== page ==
SD: I think Gullah Gone should be made because of how important the story of freedom is to America. It continues in that same vein of survival stories of American Freedom. The Gullah Story is vitally important to the fabric of America because of how it defines who the African-American person IS. St. Helena island is living history, an actual place where thousand year old West African traditions and language are being passed down to African slave descendants, a world away from Africa, in 2017. It’s unbelievable.

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Sherard Duvall on set with OTR Films. 

GG: How did you come to start OTR?

SD: OTR was a dream back in 2012 when I was senior producer at Genesis Studios. I have to credit FatRat Da Czar, OTR’s co-founder, for encouraging me to open a company where I could produce projects where I controlled the creativity. Back then it was just film, but today I make movies, teach media literacy, and help companies with their branding strategies.

GG: Tell me about your day to day with OTR. How will those experiences influence your work with Gullah Gone?

SD: That’s tough to define. As an entrepreneur running a company that really operates in three different worlds, my day to day life varies. One day I could be designing a film education program for a school and the next I could be on set with The Gullah Project or in a meeting to create a messaging campaign or brand for a client. At the end of the day, all we do is help others communicate messages effectively – that is the mindset and the influence that I bring to TGP.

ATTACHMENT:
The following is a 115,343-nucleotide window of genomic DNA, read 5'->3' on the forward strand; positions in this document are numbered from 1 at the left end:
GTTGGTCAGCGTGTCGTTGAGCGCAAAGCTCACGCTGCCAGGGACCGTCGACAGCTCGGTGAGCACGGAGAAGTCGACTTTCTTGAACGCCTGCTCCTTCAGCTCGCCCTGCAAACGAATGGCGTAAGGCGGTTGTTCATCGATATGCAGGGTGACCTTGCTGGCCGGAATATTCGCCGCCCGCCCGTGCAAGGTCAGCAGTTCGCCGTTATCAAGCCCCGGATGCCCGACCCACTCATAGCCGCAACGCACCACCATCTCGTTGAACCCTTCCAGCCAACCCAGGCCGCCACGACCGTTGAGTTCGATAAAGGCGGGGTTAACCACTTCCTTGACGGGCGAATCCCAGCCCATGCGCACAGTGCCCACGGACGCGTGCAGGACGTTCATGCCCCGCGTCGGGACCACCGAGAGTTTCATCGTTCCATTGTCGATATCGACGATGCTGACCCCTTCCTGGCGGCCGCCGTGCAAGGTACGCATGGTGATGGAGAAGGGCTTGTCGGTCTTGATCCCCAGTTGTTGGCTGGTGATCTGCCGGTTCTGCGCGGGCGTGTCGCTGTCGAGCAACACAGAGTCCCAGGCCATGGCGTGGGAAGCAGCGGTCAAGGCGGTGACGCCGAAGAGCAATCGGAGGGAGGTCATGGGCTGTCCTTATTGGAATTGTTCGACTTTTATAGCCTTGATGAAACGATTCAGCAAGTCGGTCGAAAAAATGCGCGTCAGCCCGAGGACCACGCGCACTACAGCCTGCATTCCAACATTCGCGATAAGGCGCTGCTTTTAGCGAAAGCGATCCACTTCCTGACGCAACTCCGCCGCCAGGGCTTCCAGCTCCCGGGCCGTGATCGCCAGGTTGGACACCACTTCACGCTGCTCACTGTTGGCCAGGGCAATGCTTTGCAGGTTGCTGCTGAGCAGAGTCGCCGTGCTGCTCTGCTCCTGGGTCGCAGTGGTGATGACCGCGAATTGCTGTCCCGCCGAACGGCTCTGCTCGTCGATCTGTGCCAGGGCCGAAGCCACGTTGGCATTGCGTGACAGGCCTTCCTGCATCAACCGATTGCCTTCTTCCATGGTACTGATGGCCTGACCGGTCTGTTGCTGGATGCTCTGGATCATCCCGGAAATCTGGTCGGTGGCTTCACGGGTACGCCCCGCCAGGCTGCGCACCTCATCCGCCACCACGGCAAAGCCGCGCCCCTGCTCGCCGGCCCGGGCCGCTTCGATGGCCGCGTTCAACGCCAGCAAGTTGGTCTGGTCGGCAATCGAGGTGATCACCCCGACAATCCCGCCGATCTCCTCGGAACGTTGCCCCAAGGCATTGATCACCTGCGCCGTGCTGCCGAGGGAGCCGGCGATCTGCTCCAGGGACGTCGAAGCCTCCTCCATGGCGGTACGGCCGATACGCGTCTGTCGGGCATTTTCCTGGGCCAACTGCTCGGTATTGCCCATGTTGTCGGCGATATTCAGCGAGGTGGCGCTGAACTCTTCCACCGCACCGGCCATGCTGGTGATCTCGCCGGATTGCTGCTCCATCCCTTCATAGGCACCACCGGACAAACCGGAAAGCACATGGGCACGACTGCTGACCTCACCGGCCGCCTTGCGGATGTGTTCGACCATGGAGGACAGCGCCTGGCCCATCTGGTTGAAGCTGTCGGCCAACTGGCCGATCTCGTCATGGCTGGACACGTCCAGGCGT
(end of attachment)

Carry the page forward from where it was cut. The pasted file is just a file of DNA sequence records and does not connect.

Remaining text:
GG: Do you have a favorite experience working with the project so far?

SD: I have so many!! But if I had to pick one, it has to be the first time I met Sara’ Reynolds Green at her home. As the sun was going down, she was showing us around her farm and her home in these leopard print galoshes, blue jeans and a long sleeved tee. The sun was just setting and I remember she told us about the land and how her mother used to work the land. Denise and I walked through her farm and marsh…and then, Sara stood erect, and just looked out over the land…saying a little prayer to God under her breath. In that moment, I got it. I understood what she was fighting to hold on to. I began to understand the importance of the land I was walking on, and the importance of this story to people like me. That idea of having a home and a land that is yours — passed down by your own family who were slaves, who passed down their African traditions to you — and to stand there in the presence of that. It was very moving. That is by far my favorite experience. I remember I went back to my room that night and wrote about that one.